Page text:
Contributed by Jim Nelson, consultant to CAIRE Inc. ~
Well, my new basement is progressing nicely, thanks mostly to a gentleman contractor by the name of Kirk who actually knows what he is doing. Not long ago I decided to do the framing and the electrical and the plumbing myself, something my wife, Mary, and my daughter, Wendy, refer to as the “basement that Uncle Jim and YouTube built.” It has been a lot of fun and quite educational, and is something I never, ever have to do it again! In the beginning of the project, even I knew that I was not going to try to attack the dry-walling. Heavy, messy, and it is near to the actual surface of the creation. Any errors in the application tend to show.
So, the basement proceeds apace. So, unfortunately, does the squamous cell carcinoma I told you about recently. We are almost through my first regimen of chemotherapy, and there have still been no real signs of improvement in the varied spots and lesions and tumors that presently mar my countenance. If anything, they are larger and more numerous. Not terribly encouraging. My medical oncologist has investigated another specialized medication that is good for head and neck cancers, but which is not so good for those of us who have been recipients of lung transplants. Causes inconveniences like death.
So, he suggested that I meet with their radiation oncologist. They really don’t like to use radiation within six months or so of the last round of microwaving, but it seems that we are a bit short on ideas that actually might work. So, we met with the radiation specialist.
We discussed the whole thing again. It seemed like we were going over it for the 100th time. The initial biopsy, the Mohs surgery, weeks of radiation, more weeks of chemotherapy, and still with the spots and lesions and such. So now what?
Well, one new twist! The radiation doc had been talking with one of their surgeons who specializes in ear, nose, and throat. She had agreed to consult on our case through email. If she would work with me, it could involve surgery to remove a good deal of the cancers that are populating my cheek and jawline. It would be pretty dramatic surgery, and would likely involve skin grafts and possibly some plastic surgery.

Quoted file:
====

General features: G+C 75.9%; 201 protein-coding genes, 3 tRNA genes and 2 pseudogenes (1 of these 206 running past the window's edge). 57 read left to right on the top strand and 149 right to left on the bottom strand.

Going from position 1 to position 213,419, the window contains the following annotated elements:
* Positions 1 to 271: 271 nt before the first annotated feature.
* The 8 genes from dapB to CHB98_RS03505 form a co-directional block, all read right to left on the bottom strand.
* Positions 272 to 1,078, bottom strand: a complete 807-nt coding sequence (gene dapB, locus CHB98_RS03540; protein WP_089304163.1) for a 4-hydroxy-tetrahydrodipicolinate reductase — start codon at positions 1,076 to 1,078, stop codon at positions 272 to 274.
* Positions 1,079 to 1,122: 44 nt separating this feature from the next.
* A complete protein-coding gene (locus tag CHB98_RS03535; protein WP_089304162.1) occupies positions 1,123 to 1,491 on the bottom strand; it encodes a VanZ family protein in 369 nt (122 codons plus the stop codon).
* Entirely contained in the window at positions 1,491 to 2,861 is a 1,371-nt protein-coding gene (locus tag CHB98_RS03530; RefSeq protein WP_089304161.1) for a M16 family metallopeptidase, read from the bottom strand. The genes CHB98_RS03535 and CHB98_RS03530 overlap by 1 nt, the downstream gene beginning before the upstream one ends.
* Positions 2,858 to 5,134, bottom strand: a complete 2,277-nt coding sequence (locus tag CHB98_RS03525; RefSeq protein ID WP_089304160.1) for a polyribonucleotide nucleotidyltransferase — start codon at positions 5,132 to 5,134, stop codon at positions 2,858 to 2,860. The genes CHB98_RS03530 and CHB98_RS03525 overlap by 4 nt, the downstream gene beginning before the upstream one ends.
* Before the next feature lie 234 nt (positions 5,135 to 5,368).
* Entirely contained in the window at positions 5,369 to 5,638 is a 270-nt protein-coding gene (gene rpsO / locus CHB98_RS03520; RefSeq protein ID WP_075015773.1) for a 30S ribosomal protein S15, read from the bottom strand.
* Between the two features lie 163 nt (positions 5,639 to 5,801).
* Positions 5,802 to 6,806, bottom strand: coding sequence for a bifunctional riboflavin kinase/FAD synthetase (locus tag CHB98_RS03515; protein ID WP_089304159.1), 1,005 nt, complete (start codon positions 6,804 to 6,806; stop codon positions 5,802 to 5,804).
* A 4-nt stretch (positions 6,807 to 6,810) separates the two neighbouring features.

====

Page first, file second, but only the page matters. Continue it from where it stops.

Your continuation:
At about that stage of the appointment, the radiologist was called out of the room. Mary asked me how I felt about the possibility of such an approach. I told her that I was all for it. I was not, I reported, done with me quite yet. She agreed that she felt the same.
When the radiologist returned, he told us that the ENT surgeon had agreed to meet with us. It will be a long day. I start with labs at 9:50, followed by a doctor’s meeting and finally my next infusion at about 12:30. We are then to meet with the new ENT doc at 3:30. Mary and Wendy are going to join me at the appointment, so that they can tell me what I forgot.
I will report again very soon. I am pretty anxious to hear what the doctor has to say. If she agrees to perform the surgery, there is every likelihood that they will then follow up with more radiation. Still not likely a cure, but maybe slow-down.
More soon …
~ Uncle Jim
Jim Nelson is a double lung transplant recipient and a patient advocate for COPD patients throughout the U.S. and around the world. He and his wife, Mary, are well known patient advocates and brand ambassadors for those organizations who tirelessly endeavor to help those individuals who suffer from a variety of respiratory diseases and the caregivers who support them.
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